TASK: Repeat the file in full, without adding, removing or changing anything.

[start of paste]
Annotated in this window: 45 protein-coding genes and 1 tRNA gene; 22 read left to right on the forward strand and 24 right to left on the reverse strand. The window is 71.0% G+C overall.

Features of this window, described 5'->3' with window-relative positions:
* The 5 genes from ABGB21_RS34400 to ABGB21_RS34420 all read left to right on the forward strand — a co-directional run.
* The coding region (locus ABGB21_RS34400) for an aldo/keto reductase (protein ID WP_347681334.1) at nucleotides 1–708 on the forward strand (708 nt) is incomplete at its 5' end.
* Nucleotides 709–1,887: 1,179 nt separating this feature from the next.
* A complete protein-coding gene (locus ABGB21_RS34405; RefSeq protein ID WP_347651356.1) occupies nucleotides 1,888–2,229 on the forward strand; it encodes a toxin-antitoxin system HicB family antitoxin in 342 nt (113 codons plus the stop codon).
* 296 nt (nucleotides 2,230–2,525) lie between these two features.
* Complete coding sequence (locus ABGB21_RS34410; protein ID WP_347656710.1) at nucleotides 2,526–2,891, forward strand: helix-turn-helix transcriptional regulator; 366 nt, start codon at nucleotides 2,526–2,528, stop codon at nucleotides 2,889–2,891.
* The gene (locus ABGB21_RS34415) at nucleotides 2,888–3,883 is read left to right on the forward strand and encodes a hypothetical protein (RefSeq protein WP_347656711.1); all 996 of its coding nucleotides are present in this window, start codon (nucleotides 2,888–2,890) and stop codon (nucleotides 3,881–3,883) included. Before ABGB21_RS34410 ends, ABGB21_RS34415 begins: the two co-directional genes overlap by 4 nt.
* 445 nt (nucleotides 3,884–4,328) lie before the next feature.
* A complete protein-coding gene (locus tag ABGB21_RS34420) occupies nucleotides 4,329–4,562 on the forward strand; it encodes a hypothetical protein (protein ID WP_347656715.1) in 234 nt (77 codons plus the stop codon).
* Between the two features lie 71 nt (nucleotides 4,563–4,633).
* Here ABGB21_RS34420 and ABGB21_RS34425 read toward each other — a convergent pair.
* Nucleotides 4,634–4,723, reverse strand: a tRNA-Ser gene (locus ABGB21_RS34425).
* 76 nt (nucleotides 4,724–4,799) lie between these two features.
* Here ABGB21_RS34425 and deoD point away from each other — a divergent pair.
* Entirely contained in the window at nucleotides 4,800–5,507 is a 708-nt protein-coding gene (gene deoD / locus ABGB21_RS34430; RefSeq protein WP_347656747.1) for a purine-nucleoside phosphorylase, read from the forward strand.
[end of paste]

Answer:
Annotated in this window: 45 protein-coding genes and 1 tRNA gene; 22 read left to right on the forward strand and 24 right to left on the reverse strand. The window is 71.0% G+C overall.

Features of this window, described 5'->3' with window-relative positions:
* The 5 genes from ABGB21_RS34400 to ABGB21_RS34420 all read left to right on the forward strand — a co-directional run.
* The coding region (locus ABGB21_RS34400) for an aldo/keto reductase (protein ID WP_347681334.1) at nucleotides 1–708 on the forward strand (708 nt) is incomplete at its 5' end.
* Nucleotides 709–1,887: 1,179 nt separating this feature from the next.
* A complete protein-coding gene (locus ABGB21_RS34405; RefSeq protein ID WP_347651356.1) occupies nucleotides 1,888–2,229 on the forward strand; it encodes a toxin-antitoxin system HicB family antitoxin in 342 nt (113 codons plus the stop codon).
* 296 nt (nucleotides 2,230–2,525) lie between these two features.
* Complete coding sequence (locus ABGB21_RS34410; protein ID WP_347656710.1) at nucleotides 2,526–2,891, forward strand: helix-turn-helix transcriptional regulator; 366 nt, start codon at nucleotides 2,526–2,528, stop codon at nucleotides 2,889–2,891.
* The gene (locus ABGB21_RS34415) at nucleotides 2,888–3,883 is read left to right on the forward strand and encodes a hypothetical protein (RefSeq protein WP_347656711.1); all 996 of its coding nucleotides are present in this window, start codon (nucleotides 2,888–2,890) and stop codon (nucleotides 3,881–3,883) included. Before ABGB21_RS34410 ends, ABGB21_RS34415 begins: the two co-directional genes overlap by 4 nt.
* 445 nt (nucleotides 3,884–4,328) lie before the next feature.
* A complete protein-coding gene (locus tag ABGB21_RS34420) occupies nucleotides 4,329–4,562 on the forward strand; it encodes a hypothetical protein (protein ID WP_347656715.1) in 234 nt (77 codons plus the stop codon).
* Between the two features lie 71 nt (nucleotides 4,563–4,633).
* Here ABGB21_RS34420 and ABGB21_RS34425 read toward each other — a convergent pair.
* Nucleotides 4,634–4,723, reverse strand: a tRNA-Ser gene (locus ABGB21_RS34425).
* 76 nt (nucleotides 4,724–4,799) lie between these two features.
* Here ABGB21_RS34425 and deoD point away from each other — a divergent pair.
* Entirely contained in the window at nucleotides 4,800–5,507 is a 708-nt protein-coding gene (gene deoD / locus ABGB21_RS34430; RefSeq protein WP_347656747.1) for a purine-nucleoside phosphorylase, read from the forward strand.